School principals are increasingly working in an environment of work intensification, high stakes testing, accountability pressures and increased managerialism. Rather than searching for the latest leadership fad or best practice model, this book suggests that in order to better understand these pressures, the work of educational leadership requires more sophisticated theorisation of these practices. In so doing, the book draws upon the work of Michel Foucault to provoke new thought into how the principalship is lived and ‘disciplined’ in ways that produce both contradictions and tensions for school principals. Amidst claims of a shortage of applicants for principal positions in a number of Western countries, what is required are more sophisticated and nuanced tools with which to understand the pressures and constraints that face principals in their work on a daily basis. This book provides a powerful example of theory working through practice to move beyond traditional approaches to school leadership.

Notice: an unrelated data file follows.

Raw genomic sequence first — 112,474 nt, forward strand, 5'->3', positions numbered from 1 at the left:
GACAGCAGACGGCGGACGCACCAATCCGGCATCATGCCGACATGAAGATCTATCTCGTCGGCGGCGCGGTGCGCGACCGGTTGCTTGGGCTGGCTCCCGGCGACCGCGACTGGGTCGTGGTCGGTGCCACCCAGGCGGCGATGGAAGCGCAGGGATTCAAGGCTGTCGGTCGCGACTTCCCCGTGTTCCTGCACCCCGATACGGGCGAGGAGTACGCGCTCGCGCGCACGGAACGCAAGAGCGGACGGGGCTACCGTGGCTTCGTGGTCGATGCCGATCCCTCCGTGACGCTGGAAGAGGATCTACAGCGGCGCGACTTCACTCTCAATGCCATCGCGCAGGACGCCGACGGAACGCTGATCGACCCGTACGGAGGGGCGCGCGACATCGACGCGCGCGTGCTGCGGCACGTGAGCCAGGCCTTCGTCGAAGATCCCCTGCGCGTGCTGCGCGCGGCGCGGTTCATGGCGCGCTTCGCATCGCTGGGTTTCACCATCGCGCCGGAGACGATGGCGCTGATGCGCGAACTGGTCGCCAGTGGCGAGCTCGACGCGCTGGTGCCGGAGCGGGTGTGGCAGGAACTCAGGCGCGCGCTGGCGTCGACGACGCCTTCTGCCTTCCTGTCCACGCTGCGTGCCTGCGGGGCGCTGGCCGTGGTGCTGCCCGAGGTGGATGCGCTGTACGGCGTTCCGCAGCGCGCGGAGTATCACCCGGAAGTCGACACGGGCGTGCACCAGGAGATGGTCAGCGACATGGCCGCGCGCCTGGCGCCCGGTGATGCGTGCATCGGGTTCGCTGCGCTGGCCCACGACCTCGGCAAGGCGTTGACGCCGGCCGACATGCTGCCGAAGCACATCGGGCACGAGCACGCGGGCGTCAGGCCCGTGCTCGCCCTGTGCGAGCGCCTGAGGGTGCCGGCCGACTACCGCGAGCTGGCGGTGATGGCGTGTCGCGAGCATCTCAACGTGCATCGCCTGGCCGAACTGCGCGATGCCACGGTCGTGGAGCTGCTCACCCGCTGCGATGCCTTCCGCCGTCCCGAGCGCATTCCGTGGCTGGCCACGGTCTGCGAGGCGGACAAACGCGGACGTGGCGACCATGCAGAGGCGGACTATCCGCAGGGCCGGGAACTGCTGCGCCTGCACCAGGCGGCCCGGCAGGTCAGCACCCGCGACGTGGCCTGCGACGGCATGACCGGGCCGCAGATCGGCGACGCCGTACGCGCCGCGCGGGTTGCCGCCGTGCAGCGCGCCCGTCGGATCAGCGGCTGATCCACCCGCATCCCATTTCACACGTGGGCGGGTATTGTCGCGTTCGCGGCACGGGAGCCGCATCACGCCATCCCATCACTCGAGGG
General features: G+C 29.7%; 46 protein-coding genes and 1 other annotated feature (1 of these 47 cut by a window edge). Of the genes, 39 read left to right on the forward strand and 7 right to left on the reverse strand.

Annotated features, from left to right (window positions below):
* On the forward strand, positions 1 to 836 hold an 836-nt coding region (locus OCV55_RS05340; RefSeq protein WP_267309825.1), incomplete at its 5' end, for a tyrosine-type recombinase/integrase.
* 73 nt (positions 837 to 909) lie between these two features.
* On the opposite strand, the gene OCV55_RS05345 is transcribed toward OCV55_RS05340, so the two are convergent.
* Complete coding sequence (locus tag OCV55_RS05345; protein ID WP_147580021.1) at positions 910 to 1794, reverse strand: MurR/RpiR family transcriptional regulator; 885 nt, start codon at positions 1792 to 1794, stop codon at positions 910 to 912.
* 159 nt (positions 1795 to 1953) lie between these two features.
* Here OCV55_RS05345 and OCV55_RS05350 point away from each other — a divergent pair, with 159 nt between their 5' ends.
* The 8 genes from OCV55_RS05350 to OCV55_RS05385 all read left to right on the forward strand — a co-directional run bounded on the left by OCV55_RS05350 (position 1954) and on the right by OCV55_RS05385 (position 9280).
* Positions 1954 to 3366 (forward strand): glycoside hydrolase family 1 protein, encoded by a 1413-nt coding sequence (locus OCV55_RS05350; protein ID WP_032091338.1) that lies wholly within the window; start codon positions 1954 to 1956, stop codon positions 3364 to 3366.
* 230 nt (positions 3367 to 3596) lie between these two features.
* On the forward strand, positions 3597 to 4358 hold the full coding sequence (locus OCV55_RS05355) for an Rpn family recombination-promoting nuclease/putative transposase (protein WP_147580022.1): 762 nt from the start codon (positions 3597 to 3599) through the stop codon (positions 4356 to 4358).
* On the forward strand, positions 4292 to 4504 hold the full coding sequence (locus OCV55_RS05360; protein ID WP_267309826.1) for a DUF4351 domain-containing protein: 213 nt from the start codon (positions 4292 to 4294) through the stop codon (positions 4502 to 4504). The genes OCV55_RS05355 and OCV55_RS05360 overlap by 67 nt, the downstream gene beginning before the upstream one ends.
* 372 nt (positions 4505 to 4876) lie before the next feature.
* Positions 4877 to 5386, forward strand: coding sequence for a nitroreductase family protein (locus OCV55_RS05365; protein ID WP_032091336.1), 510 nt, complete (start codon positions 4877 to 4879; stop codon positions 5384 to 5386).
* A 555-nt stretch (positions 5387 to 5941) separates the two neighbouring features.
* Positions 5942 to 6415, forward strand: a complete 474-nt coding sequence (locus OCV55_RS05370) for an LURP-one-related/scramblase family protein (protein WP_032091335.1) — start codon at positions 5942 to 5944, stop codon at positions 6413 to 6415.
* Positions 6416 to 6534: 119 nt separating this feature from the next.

Key features of the book:
- provides a well theorised analysis of leadership practices
- acknowledges the messy reality of life for school principals
- provides key insights to the ‘real’ work that principals undertake every day
- examines the production of principals’ subjectivities in education, foregrounding issues of gender and race
- includes the principals’ voices through rich interview data.
The book will be of significant interest to principals and those working and researching in educational leadership, including researchers in the field and academics who teach into educational leadership and administration courses. The book will also be of great interest to those working with the ideas of Foucault in education.
Table of Contents
1. Introduction 2. A Foucauldian Toolbox for Educational Leadership 3. Discourses of Educational Leadership 4. Disciplinary Regimes under Self-Governance 5. Leading and Managing as Ethical Work 6. ‘Doing’ Leadership Differently
Richard Niesche is a Postdoctoral Research Fellow in the School of Education at the University of Queensland, Australia, where he teaches and conducts research in the areas of educational leadership, social justice and Indigenous education.